When multiple athletes complete the same obstacles the Full Course scoring breaks ties by evaluating who averaged the best time placements across all obstacles.

Let’s take a deeper look at how the scoring works.

Difficulty Points

Each obstacle will have it’s own difficulty points. Difficulty points can vary between 0 and 11 points. More difficult obstacles will yield higher difficulty points.

Difficulty points are objectively determined by how many athletes cleared an obstacle.

When more athletes clear an obstacle the points awarded for that obstacle become less.

When less athletes clear an obstacle the difficulty points reflect by increasing.

This style of dynamic scoring may seem confusing at first. However, experienced coaches will quickly identify which obstacles are the most challenging for athletes and therefore will likely yield the most difficulty points.

It’s important to dynamically assign difficulty points when evaluating an athletes performance across an entire course. Difficulty points provide the ability to evaluate two when multiple athletes clear the same number of obstacles but they each clear different obstacles. Difficulty points will objectively determine which obstacles were more challenging for the field at that competition.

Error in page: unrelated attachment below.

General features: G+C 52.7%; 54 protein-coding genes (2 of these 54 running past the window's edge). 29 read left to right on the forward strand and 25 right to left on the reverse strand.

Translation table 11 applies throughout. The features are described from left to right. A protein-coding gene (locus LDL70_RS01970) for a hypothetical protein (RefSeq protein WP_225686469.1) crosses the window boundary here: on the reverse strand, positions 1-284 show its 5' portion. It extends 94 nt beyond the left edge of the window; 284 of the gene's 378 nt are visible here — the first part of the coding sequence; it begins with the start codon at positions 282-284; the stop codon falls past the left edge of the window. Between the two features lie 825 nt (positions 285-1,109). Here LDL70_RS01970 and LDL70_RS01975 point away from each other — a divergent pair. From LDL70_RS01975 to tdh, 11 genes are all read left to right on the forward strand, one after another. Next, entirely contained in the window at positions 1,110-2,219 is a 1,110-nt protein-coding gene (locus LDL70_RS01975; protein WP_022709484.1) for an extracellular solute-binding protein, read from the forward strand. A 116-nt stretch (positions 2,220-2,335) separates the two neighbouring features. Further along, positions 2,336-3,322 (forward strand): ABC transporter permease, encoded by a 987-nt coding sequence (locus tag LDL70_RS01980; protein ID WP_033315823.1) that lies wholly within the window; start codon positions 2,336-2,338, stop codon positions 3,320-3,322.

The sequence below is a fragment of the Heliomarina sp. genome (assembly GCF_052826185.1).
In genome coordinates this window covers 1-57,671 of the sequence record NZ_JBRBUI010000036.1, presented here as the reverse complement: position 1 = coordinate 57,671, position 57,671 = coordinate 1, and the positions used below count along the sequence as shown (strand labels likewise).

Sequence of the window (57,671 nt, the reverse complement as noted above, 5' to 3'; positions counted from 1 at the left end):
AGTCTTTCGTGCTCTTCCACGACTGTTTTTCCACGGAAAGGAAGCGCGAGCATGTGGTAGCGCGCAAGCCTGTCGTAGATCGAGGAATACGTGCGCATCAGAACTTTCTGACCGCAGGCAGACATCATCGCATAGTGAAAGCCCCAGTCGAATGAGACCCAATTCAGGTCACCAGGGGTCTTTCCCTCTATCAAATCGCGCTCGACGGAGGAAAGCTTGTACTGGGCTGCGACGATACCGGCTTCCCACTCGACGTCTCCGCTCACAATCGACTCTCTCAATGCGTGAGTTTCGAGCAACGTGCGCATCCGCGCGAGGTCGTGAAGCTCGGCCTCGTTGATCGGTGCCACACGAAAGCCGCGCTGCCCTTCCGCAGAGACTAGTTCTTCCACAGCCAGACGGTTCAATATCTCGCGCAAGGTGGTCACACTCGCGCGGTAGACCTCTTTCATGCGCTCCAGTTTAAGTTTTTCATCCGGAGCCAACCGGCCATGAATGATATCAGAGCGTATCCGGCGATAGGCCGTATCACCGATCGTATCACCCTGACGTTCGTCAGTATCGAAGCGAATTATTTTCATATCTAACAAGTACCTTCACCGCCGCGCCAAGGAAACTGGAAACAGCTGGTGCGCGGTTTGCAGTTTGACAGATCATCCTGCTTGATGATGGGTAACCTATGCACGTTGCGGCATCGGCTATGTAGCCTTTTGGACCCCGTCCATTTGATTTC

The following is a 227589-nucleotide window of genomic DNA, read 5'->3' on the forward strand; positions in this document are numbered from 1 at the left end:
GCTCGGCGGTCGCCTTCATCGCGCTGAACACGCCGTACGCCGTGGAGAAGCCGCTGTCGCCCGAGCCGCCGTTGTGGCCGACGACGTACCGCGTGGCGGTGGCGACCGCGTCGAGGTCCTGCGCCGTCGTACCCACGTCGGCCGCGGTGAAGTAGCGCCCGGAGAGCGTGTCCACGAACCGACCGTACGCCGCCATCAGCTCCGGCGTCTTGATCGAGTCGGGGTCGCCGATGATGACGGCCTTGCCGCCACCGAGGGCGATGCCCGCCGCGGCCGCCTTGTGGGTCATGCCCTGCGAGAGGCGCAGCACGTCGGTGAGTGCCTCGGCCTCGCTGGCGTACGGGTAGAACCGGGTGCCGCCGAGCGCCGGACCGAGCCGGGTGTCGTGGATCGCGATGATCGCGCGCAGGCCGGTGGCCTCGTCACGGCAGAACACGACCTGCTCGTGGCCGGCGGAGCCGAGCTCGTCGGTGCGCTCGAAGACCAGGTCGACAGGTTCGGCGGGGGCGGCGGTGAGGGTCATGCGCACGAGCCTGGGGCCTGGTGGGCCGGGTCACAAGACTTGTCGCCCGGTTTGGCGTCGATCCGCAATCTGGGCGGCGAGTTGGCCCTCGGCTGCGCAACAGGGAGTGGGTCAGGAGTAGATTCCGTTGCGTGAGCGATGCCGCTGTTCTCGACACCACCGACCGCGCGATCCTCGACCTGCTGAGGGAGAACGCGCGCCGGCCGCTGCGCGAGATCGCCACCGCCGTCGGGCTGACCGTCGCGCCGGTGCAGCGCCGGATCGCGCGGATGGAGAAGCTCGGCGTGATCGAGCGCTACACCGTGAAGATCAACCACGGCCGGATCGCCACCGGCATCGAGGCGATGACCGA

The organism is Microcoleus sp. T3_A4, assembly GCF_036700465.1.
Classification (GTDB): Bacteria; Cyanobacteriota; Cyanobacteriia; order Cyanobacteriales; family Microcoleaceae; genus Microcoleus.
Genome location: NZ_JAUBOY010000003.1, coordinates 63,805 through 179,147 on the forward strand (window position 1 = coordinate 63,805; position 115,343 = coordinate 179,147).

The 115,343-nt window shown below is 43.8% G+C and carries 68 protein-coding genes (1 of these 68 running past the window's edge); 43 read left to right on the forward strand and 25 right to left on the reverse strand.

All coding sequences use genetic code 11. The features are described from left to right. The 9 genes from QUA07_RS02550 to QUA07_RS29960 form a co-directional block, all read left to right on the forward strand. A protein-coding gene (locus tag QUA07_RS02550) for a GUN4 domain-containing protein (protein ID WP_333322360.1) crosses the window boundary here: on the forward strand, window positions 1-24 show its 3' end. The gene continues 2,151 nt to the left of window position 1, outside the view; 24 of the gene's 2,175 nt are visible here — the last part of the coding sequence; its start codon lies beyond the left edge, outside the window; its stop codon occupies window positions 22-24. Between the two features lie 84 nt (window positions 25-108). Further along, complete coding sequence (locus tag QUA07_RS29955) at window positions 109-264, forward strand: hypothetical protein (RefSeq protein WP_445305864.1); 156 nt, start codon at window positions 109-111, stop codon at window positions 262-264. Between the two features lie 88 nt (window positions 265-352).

Difficulty Points Math

Full Course scoring using a simple equation to objectively evaluate the difficulty of obstacles. We’ll list the equation below but the math is less important then the concept driving it. It’s important to have an objective method for determining which obstacle should be placed higher when comparing two different obstacles.

1 + ( 10 * {The Fail Percentage of the Obstacle} )

Note: Athletes who failed to attempt an obstacle will not be factored into the fail percentage calculation. Not considering athletes who were unable to reach later obstacles incentivizes athletes to focus on each obstacle in the course. Skipping obstacles will yield margin rewards. When only one athlete attempts and clears an obstacle the difficulty score will be the lowest possible. Additionally, opting to skip or automatically fail an obstacle will drive up difficulty points for other athletes.

Difficulty Score

An athlete’s difficulty score is the sum of all the difficulty points awarded throughout their course run.

The athletes with the highest overall difficulty score will have the best placements in the competition results.

Note: It is impossible to have a higher difficulty score then an athlete who cleared all obstacles in a Full Course.

In a moment we will discuss Time Scores and address how the scoring handles when multiple athletes have the same Overall Difficulty Scores. But first, we wanted to introduce the most common Full Course Strategy. Overall Difficulty Score is the most important factor in Full Course Scoring. Time Scores are only considered when there is a tie between two or more obstacles. Therefore, most experienced coaches and athletes will place a strong emphasis on the successfully completing every obstacle the athlete can.

Completing every obstacle the athlete can will result in the most possible difficulty points. Having the highest possible difficulty points will give the athlete the best placement possible. Later we’ll introduce a secondary strategy utilized to account for tie break scenarios.